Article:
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NBAA Champions Business Aviation Worldwide
As business aviation has become a global activity, NBAA has expanded its focus and activities to support those who utilize business aircraft.
For example, NBAA, in conjunction with the Asian Business Aviation Association, recently concluded the successful Asian Business Aviation Conference & Exhibition (ABACE), the annual Asian tradeshow dedicated solely to business aviation. Not only did the event showcase the latest aircraft and technologies, it served as the venue for industry advocates to interact with regulators and other government officials who will be instrumental in the expansion of business aviation in the fastest-growing economy in the world.
Now we are on the eve of opening the 12th Annual European Business Aviation Convention & Exhibition (EBACE2012), to be held May 14 to 16 in Geneva, Switzerland. This event also offers an opportunity for industry advocates to educate those who are not fully aware of the benefits of business aviation.
Despite several years of reduced flight activity caused by the prolonged economic downturn, business aviation has begun to rebound in Europe. Equally important, in recent years, key European organizations – including Eurocontrol, the European Commission and the European Parliament – have come to more fully appreciate the value of business aviation: that using an aircraft helps a company be more competitive and gain access to new markets. Those benefits, in turn, help fuel economic activity.
Some European regulators and other government officials who have developed a more complete understanding of business aviation’s contributions learned about the industry by attending EBACE. But despite the effectiveness of the event in demonstrating and reinforcing the value of business aviation, much work remains to be done.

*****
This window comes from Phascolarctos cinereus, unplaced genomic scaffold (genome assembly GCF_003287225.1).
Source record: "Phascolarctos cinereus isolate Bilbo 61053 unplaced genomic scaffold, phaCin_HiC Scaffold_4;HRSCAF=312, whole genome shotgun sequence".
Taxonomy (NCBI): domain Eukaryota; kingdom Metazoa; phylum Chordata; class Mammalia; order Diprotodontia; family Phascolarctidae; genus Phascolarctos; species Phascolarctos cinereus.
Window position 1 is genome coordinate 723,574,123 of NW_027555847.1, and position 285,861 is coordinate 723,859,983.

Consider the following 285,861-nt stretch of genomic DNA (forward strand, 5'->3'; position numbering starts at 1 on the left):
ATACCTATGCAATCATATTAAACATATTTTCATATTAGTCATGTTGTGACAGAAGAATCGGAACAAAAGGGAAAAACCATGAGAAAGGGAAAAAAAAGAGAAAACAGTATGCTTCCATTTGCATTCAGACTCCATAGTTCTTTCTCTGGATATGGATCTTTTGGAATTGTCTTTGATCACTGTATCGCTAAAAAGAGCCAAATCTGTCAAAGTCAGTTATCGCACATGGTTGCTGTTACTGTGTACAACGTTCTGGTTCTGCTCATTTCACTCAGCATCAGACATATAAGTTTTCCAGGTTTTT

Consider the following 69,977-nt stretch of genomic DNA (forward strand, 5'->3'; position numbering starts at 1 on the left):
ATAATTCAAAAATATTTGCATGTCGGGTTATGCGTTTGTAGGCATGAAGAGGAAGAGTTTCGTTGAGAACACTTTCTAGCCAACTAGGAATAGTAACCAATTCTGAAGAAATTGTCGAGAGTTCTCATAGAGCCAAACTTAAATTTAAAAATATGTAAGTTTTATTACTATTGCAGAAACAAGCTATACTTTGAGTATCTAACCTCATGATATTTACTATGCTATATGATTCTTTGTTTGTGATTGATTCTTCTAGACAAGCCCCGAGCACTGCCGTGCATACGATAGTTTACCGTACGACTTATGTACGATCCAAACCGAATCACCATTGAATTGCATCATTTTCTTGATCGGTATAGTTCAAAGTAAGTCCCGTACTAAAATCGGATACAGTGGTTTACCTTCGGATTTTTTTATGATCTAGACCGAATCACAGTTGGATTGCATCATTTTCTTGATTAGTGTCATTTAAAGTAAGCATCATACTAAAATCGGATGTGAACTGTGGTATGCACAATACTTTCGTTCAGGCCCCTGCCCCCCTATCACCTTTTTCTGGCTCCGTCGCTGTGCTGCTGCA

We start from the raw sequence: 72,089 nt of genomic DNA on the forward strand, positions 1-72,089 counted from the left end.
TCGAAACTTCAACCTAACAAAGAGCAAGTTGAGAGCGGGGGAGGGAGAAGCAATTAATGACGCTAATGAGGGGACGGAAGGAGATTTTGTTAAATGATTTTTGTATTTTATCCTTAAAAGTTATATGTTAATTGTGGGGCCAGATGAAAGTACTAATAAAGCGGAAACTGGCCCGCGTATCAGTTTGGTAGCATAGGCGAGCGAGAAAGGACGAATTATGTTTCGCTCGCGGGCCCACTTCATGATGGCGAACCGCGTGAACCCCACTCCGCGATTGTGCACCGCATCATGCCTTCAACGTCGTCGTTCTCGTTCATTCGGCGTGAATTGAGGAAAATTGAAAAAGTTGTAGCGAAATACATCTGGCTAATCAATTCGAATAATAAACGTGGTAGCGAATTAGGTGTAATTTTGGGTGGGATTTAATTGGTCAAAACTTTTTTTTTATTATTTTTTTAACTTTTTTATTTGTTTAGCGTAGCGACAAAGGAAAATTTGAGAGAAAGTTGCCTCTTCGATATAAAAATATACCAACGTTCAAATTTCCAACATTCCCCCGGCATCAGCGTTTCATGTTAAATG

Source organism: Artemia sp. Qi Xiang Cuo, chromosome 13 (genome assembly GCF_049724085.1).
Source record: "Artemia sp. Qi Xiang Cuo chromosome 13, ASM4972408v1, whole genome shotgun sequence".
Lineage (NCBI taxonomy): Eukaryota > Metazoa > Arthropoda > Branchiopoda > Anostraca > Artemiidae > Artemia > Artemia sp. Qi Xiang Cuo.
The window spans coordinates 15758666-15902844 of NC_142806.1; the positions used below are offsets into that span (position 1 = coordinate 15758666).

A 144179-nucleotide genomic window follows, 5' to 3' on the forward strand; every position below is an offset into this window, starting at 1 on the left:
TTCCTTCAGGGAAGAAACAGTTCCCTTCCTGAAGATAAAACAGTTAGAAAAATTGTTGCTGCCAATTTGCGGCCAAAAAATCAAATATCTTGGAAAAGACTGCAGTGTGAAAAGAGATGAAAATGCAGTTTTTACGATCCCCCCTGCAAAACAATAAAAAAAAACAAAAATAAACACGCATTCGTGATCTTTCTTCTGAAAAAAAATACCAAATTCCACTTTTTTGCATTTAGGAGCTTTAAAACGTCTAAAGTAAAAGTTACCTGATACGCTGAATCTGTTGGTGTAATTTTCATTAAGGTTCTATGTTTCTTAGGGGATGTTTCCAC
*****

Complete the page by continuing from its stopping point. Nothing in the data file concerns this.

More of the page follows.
As the “Focus on Europe” special section included in this edition of Business Aviation Insider explains, the European Union (EU) and some of its member states continue to develop policy proposals that will hamper business aviation. Limits on access to airports and airspace, overreaching regulations, and onerous tax and fee proposals that threaten to slow the pace of growth and inhibit the ability of aircraft operators to fly as efficiently as possible are all on the industry’s radar screen.
Besides the EU’s Emissions Trading Scheme (EU-ETS), other alarming proposals have surfaced. For instance, the United Kingdom has decided to rescind business aviation’s exemption from the air passenger duty, a fee that until now has only applied to commercial carriers. The levy, which is based on how far you travel and what type of aircraft you fly, applies to all flights that begin or end in the U.K.
In addition to paying more to fly, business aircraft operators flying to Europe may soon face additional regulatory requirements. The European Aviation Safety Agency is developing rules (such as the requirement to have a safety management system) that would apply to noncommercial operators of turbojet airplanes or aircraft weighing more than 12,500 pounds.
So, as you can see, there is a continuing need for vigilance and advocacy within our business aviation community. We hope that by reading the “Focus on Europe” section you can acquaint yourself with the issues the industry faces in Europe and be an informed advocate for business aviation yourself.